Iran strongly condemns 'dangerous' US strike on Syria airbase
Iran Press TV
Fri Apr 7, 2017 5:27AM
Iran has strongly condemned a US cruise missile attack on a Syrian army airbase near the west-central city of Homs, calling it "destructive and dangerous".
Foreign Ministry spokesman Bahram Qassemi said Friday US use of a chemical attack in Syria as a "pretext for unilateral action is dangerous, destructive and violation of peremptory principles of international laws."
Some 60 US Tomahawk missiles were fires from US warships deployed to the Mediterranean at the Shayrat airfield southeast of Homs earlier in the day, in an assault slammed by Syria as an "act of aggression."
Washington ordered the assault after accusing Syria of carrying out a chemical attack against the town of Khan Sheikhun in the northwestern province of Idlib on Tuesday.
Qassemi said, "The Islamic Republic, as the biggest victim of chemical weapons in modern history, condemns any application of such weapons, regardless of the perpetrators and victims."
However, "the timing, perpetrators, and benefactors of (the chemical attack) are still shrouded in mystery," he added.
The spokesman said the US airstrike will only "strengthen the dying terrorist groups and complicate the situation in Syria and the region."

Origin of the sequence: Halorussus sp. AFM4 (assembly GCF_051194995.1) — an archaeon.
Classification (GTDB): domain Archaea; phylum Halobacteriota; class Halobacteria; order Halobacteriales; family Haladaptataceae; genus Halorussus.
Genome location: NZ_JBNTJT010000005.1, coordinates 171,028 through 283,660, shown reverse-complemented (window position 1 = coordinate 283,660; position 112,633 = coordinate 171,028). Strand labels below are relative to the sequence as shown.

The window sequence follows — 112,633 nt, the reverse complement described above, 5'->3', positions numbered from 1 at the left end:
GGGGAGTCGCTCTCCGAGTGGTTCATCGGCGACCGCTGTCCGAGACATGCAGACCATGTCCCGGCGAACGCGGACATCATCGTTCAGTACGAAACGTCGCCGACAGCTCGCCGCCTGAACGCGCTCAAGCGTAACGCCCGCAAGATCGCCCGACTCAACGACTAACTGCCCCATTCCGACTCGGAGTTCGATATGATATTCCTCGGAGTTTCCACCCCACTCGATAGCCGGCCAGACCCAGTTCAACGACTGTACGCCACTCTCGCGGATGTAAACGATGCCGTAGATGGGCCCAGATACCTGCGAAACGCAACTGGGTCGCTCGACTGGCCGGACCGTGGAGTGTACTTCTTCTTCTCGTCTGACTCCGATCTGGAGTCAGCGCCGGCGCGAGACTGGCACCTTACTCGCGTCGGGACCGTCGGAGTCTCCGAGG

Qassemi, meanwhile, rejected reports that the Iranian Embassy in Damascus had been evacuated and Iranian diplomats had left the county after the US attack.
The diplomats and their families were based in the Syrian capital and the Embassy was conducting its routine operation, he said.
Hossein Amir-Abdollahian, Iranian Parliament Speaker Ali Larijani's special aide in international affairs, said the American attack was meant to encourage terrorism and ignored the political process underway on the Syria crisis.
"In circumstances when Syria has already been disarmed of its chemical weapons, there was a need for rigorous investigation into the accusation of the use of such weapons by the United Nations and [its] Organization for the Prohibition of Chemical Weapons (OPCW)," he said.
The Syrian government turned over its entire chemical stockpile under a deal negotiated by Russia and the United States back in 2013. The OPCW has overseen operations to remove the government chemical arsenal from Syria.
At Damascus' request, Iran has been providing military advisory assistance to the Syrian government.
Tehran has also been playing an active role on the diplomatic front, where it has mediated, along with Russia and Turkey, three rounds of peace negotiations between Damascus and opposition groups in Astana, Kazakhstan, since the beginning of this year.
With the support of Iran, Russia and Turkey had managed to broker a nationwide ceasefire between the warring sides in Syria ahead of the peace talks.
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